Imperial Oil’s fleet of heavy haul trucks at Kearl oilsands site fully autonomous

CALGARY — Imperial Oil Ltd. expects its recently completed transition to self-driving trucks at its Kearl oilsands mine will help boost bitumen production from that site to all-time record levels in the coming years.

Image: CNW Group/Imperial Oil Limited

The Calgary-headquartered Imperial, which is majority-owned by US giant Exxon Mobil, said Friday that it has completed a multi-year effort to convert its entire fleet of heavy haul mining trucks at Kearl — which is located north of Fort McMurray, Alberta — to fully autonomous operation.

Imperial CEO Brad Corson said this means the company now has 81 fully autonomous haul trucks in service.

“We now operate the largest autonomous haul fleet in our industry, and one of the largest autonomous mining fleets in the world,” Corson said on a conference call in which he discussed the company’s third-quarter financial results.

“I’m very proud of what we have achieved to date with this program, and we continue to look at other potential opportunities to expand our autonomous project to other areas of our mining fleet.”

Globally, the mining sector has been increasingly working to deploy technology advances in the areas of AI and remote technology in order to remove human operators from some of the most difficult and dangerous mining jobs.

Imperial, which has been one of Canada’s early movers when it comes to the large-scale adoption of autonomous technology, said lower costs are one advantage of self-driving vehicles, though company executives said many former truck drivers have not lost their jobs but have been redeployed to work in the control room or other parts of the company’s operations.

“Head count reduction, or head count efficiencies, I’ll call it, is definitely one of the value drivers for autonomous — though it’s by no means the most significant,” said Simon Younger, Imperial’s senior vice-president for upstream.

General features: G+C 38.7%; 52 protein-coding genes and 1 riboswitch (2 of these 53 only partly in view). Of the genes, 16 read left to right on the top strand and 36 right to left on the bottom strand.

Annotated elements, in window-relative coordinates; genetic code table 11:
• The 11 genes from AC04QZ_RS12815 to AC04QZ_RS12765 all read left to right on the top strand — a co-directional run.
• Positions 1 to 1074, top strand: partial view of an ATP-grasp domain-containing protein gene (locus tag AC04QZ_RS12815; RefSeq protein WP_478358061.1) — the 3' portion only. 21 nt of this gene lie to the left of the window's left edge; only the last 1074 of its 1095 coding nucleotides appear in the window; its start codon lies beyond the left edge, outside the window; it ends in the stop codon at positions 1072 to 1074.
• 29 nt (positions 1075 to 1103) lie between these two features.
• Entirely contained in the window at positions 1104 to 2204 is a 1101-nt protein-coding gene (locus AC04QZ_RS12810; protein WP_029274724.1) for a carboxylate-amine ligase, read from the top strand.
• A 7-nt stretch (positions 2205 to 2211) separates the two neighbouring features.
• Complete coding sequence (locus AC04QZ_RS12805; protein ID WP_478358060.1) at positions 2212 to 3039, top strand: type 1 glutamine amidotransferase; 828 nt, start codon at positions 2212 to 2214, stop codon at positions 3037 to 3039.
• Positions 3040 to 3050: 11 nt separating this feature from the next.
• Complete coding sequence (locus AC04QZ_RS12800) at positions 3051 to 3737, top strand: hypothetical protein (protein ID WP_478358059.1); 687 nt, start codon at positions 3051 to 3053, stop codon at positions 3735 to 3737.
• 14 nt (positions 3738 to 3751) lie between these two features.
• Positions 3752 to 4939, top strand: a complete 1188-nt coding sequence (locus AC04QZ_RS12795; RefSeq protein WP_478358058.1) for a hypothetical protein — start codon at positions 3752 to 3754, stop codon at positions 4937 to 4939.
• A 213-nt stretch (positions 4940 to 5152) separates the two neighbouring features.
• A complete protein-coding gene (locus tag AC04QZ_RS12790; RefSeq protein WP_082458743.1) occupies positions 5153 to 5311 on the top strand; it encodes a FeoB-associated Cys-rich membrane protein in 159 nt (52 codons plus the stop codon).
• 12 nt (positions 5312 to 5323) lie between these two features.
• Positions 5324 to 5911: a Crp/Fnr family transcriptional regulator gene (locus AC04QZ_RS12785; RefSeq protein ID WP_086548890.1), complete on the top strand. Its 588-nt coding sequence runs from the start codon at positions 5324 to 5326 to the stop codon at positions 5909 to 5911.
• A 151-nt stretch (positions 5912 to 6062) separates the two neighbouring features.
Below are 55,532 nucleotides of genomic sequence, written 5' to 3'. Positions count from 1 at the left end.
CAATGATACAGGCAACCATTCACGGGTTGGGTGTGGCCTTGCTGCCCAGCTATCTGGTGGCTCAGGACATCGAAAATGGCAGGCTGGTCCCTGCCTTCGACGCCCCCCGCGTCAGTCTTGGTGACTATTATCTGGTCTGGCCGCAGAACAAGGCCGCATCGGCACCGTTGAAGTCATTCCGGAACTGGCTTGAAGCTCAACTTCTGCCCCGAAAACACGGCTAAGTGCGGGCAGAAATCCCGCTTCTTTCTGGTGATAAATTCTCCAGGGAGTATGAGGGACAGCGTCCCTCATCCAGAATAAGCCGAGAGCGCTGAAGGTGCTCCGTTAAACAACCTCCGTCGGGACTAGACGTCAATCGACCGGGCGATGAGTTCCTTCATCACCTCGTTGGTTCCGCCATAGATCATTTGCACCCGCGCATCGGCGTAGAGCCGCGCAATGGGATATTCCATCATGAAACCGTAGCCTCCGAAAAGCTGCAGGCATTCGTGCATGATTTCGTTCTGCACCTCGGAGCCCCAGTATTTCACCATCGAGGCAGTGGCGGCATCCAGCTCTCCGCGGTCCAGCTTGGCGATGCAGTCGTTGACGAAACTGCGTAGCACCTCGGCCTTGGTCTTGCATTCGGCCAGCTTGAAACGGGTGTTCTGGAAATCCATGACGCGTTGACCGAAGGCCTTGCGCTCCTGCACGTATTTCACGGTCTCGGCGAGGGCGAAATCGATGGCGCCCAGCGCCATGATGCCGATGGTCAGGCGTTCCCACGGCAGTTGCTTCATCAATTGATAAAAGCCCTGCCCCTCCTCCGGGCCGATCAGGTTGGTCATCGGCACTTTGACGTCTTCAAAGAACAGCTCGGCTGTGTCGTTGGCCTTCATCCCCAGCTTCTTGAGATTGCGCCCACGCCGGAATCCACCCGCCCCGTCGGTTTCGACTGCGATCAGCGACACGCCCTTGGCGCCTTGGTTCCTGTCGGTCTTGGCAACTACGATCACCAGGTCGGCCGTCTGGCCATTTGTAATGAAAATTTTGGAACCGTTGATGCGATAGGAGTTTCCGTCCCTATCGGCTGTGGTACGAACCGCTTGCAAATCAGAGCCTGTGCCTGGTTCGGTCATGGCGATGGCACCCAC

“Really, the bulk of the value comes through productivity improvements.”

Younger said Imperial is already close to achieving the $1-per-barrel in cost savings the company had previously targeted from its autonomous program.

The improved efficiency and productivity of self-driving trucks will also help Imperial continue to grow oil production at Kearl, Corson said. In the third quarter, the oilsands site averaged 295,000 barrels of barrels per day of bitumen production — the highest quarterly production in the mine’s history.

It also broke a new single month production record in September, with 322,000 barrels per day of output on average.

Imperial indicated at its most recent investor day that it expects to average 280,000 barrels per day from Kearl in 2024, and grow that production to new heights beyond that.

“Though we haven’t put a specific timeline, we do see the potential to achieve 300,000 barrels per day,” Corson said.

“Thinks like autonomous haul, leveraging technology, are all integral components to achieving those higher volumes.”

In addition to driverless trucks, Imperial is working to deploy other new technologies across its operations including big data analytics, virtual reality, robotics and automation, drones and more.

Imperial said Friday it earned $1.6 billion in the third quarter of 2023, down from $2.0 billion in the prior year’s quarter.

Its profit worked out to $2.76 per share, compared with $3.24 per share in the same three-month period of 2022.

Upstream production in the third quarter of 423,000 gross oil-equivalent barrels per day on average, while refinery throughput in the quarter averaged 416,000 barrels per day with refinery capacity utilization of 96 per cent.

Imperial said its quarterly cash flow from operating activities was $2.4 billion.